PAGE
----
Three Lessons From Ride-Share Drivers That Apply To Small Business Marketing

Post written by

Marie Rosecrans

As SVP of Essentials and SMB Marketing at Salesforce, Marie empowers small and medium businesses with the resources they need to grow.

Here in San Francisco, ride-sharing apps like Uber and Lyft have become the typical form of transportation. The ride is efficient and relatively low cost, especially when you consider the savings in terms of gas and parking dollars.

But for me, the cherry on top is the human connection. I’m a people person. Plus, as the senior vice president of small business marketing, I love to seek out entrepreneurs and hear their stories. What I’ve found is that these drivers are their own brands: They provide unique perspectives of small businesspeople because they operate within the gig economy.

The drivers I’ve met come from a rainbow of backgrounds, often have profoundly fascinating perspectives and offer veritable treasure chests of knowledge. Here are three small business lessons I’ve learned this year from my Uber drivers.

1. Always be a student of people. 

Sometimes when you climb into your ride-share, the driver immediately opens up. Other times they drive in silence. How do they know when someone is willing to engage? Often you can tell by voice and tone, of course, but one driver told me it starts earlier than that. “You can tell before a rider even opens the door,” he said, as he proceeded to detail his observations on shoulders, facial expression, gait, efficiency and more.

Ride-share drivers are constant students of people. They observe the way we carry ourselves in the wild — how we stand, move and interact with the world around us. Often they can, in a glance, tell whether or not someone is willing to engage and to what extent.

That kind of “spidey sense” or intuition is useful for small business owners, too. Understanding your customers and how they’re feeling helps you provide superior service. You may not take them on a physical journey, like an Uber driver does, but anticipating the needs of your customer and personalizing their journey with your company is just as important.

2. Time management is everything.

Several of my most recent Uber drivers were immigrants who told amazing stories about the challenges they overcame both to get to the United States and to stay here. They drove for companies like Uber, Lyft and Grubhub to earn more money in their spare time between running their primary businesses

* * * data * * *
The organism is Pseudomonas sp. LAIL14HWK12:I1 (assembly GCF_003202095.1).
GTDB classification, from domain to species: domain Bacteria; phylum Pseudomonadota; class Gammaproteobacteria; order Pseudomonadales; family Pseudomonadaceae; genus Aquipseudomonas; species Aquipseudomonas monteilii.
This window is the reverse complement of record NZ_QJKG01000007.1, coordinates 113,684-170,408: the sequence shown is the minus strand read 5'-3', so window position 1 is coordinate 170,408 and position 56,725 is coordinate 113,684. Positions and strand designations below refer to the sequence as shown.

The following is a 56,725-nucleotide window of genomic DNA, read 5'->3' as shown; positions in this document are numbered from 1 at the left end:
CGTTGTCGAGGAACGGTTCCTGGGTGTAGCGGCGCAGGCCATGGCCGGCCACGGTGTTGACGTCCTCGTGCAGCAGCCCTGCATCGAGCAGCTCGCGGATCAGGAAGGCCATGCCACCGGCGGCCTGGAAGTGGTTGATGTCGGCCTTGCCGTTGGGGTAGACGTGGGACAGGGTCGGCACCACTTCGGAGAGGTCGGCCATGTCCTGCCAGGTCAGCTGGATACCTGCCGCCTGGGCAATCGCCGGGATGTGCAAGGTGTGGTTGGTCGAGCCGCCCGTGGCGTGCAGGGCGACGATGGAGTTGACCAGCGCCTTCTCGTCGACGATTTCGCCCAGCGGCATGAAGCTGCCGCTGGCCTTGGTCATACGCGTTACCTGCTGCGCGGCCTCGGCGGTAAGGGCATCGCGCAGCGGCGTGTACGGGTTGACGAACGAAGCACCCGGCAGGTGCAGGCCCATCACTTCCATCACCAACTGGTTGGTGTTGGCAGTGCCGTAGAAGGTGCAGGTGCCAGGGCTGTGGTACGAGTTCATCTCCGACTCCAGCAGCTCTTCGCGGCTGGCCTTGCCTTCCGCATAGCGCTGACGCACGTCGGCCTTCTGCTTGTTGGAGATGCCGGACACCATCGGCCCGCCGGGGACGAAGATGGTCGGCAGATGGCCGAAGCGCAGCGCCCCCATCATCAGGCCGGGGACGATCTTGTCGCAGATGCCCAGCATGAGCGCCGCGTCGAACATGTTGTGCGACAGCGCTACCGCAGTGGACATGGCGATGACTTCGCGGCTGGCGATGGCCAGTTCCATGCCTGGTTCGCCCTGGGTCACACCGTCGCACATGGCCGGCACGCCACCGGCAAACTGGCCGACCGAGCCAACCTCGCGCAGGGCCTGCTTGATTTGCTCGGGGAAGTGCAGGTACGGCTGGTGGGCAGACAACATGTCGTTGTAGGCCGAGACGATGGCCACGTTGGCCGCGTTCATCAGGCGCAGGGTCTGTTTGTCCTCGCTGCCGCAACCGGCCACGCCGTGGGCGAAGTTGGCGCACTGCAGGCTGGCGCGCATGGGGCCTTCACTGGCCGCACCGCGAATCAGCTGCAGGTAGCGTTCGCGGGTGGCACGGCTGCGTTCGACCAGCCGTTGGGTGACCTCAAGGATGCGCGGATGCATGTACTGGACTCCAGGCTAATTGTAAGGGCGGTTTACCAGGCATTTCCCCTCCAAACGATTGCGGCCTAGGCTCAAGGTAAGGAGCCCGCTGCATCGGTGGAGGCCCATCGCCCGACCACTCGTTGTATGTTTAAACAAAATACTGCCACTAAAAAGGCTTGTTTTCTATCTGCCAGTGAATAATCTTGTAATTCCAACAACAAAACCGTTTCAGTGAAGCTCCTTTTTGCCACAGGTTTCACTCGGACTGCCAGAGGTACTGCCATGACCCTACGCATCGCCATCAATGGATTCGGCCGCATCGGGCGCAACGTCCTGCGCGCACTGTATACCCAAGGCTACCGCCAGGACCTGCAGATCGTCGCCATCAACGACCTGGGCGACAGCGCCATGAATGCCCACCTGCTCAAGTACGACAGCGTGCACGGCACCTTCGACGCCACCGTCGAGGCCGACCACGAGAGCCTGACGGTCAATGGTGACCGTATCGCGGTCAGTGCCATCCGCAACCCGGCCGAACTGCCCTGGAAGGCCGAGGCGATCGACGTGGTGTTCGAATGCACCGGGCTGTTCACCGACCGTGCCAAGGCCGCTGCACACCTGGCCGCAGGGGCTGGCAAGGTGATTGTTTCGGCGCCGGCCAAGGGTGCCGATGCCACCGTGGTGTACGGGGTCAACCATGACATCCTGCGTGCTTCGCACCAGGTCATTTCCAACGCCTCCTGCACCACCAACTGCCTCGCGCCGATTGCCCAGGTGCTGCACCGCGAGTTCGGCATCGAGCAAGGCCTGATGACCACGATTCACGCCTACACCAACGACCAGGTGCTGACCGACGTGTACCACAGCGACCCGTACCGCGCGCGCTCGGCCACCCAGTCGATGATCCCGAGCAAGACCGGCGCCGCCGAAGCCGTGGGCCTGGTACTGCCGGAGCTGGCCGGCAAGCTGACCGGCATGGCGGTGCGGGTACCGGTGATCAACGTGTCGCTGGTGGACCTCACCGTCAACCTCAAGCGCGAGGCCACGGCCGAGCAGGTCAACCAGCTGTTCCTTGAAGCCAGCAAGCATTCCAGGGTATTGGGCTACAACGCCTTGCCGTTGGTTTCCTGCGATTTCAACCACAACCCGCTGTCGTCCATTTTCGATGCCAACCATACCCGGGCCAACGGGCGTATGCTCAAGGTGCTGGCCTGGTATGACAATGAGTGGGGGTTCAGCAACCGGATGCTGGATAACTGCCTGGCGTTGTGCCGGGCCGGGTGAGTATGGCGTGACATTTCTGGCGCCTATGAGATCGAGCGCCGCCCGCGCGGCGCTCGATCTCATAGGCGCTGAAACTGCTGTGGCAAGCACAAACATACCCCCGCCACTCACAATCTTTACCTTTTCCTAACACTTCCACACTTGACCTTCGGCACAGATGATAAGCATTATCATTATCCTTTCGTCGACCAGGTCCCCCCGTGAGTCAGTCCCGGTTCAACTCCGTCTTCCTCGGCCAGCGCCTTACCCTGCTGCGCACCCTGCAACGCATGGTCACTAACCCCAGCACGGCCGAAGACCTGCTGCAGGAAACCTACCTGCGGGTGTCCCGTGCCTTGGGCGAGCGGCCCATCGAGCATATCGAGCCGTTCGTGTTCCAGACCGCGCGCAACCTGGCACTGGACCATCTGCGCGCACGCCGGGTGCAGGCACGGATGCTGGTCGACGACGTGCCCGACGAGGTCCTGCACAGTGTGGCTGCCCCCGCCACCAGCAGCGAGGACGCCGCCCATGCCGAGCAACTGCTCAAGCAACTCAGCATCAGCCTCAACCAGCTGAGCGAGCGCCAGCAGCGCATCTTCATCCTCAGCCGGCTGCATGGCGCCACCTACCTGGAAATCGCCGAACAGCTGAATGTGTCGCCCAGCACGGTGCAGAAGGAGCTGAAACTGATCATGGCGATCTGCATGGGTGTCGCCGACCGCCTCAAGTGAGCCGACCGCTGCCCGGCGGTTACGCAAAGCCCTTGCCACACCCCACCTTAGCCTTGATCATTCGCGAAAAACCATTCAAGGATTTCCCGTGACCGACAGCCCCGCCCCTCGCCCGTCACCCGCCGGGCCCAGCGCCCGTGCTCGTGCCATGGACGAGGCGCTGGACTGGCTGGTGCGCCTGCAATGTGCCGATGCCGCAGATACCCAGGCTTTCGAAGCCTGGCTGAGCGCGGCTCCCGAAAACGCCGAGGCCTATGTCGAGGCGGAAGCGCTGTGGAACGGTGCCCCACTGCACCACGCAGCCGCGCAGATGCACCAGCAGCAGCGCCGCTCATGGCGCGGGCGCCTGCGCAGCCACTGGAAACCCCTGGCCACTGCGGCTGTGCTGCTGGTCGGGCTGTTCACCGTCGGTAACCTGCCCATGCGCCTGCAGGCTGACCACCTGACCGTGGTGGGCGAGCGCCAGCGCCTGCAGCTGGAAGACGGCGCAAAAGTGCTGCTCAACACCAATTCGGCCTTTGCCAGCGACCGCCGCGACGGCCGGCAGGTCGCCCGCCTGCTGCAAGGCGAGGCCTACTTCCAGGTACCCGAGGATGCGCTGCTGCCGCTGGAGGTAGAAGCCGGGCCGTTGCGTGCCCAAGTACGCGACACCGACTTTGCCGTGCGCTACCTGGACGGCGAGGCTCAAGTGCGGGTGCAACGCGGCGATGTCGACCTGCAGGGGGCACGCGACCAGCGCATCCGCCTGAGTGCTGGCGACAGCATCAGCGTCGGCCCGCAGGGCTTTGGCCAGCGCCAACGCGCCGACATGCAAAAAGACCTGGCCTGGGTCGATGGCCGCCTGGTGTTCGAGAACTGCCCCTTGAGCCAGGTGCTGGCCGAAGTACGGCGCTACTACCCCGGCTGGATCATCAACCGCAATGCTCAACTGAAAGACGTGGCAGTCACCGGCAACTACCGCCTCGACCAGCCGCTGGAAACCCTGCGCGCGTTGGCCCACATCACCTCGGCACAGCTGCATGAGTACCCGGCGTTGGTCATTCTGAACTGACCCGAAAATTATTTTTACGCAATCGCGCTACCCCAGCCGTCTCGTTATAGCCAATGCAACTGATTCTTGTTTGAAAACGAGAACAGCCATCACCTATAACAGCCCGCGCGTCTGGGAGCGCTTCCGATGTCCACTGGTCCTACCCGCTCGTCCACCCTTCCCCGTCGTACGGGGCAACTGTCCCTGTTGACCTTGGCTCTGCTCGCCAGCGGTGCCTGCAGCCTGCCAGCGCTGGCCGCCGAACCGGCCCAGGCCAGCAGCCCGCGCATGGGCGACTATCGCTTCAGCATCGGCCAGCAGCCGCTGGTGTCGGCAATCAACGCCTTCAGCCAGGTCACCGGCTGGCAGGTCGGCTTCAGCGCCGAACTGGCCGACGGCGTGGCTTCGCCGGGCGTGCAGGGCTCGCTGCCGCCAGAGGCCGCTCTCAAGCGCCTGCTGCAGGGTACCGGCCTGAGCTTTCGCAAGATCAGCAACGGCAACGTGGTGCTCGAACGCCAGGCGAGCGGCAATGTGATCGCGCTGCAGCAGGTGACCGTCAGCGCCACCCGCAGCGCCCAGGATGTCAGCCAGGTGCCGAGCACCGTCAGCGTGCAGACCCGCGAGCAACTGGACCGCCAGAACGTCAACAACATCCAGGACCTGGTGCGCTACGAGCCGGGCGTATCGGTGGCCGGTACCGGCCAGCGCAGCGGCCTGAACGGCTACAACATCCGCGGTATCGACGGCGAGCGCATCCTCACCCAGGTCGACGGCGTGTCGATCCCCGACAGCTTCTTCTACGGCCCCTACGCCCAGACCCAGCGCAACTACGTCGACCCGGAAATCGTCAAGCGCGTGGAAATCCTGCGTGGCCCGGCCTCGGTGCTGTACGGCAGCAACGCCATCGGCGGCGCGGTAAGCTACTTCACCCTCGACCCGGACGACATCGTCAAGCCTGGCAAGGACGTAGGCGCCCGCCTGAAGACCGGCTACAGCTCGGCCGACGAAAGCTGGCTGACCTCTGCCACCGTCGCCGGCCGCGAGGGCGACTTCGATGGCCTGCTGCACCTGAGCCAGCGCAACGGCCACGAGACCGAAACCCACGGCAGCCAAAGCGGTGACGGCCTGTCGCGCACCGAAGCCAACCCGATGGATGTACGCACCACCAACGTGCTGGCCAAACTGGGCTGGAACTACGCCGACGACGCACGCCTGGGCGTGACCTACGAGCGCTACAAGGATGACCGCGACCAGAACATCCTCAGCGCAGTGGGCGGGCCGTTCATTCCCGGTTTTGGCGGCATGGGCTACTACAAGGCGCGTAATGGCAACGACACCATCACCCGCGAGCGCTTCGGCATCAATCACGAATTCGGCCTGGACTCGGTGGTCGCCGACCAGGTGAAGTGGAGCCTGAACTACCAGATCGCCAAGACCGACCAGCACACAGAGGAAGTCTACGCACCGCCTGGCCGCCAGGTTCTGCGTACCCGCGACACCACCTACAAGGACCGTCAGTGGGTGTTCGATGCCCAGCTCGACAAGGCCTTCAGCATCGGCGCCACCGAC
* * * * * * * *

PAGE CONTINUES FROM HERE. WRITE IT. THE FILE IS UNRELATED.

(Full disclosure: Uber, Lyft and Grubhub are customers of Salesforce.)

As these drivers relayed their daily routines, I was awed by their sense of time management. Small business marketers have to be efficient and resourceful, and I find that many of these folks are shining examples of that. They’ve tracked and served their clients faithfully, yet they also know where they can sneak in an extra few rides and still have time to spend with their kids after school. Impressive.

For small business owners and marketers who often have to manage a number of tasks and clients at one time, borrowing a page from the ride-share drivers’ book can be quite rewarding. Ruthlessly prioritizing each day and developing a schedule that maps back to these top priorities can make all the difference and help you to use your time more wisely.

3. Form your own path. 

I’ve never met a driver who used Uber or Lyft as their primary employment. Most use it as a side gig, committed to doing right for themselves and for others in their lives. Not everyone wants to be the next unicorn founder — they just want to be able to carpool their children, care for their families or earn some extra cash.

Today’s gig economy is full of companies that fulfill orders on demand and for small businesses. This has opened up entirely new opportunities for everything from business management to financial support to various marketing needs. Entrepreneurs can work for companies like these and others to bring in extra capital while getting their businesses off the ground.

At the same time, you have the ability to hire others for short-term work such as graphic design for branding purposes or even something as small as passing out promotional materials on street corners. For small businesses, there is not one simple path to success. But leveraging options like these can help you find the way that works best for you and allows you to focus your time on putting your customers first.

Forbes Communications Council is an invitation-only community for executives in successful public relations, media strategy, creative and advertising agencies. Do I qualify?

As SVP of Essentials and SMB Marketing at Salesforce, Marie empowers small and medium businesses with the resources they need to grow....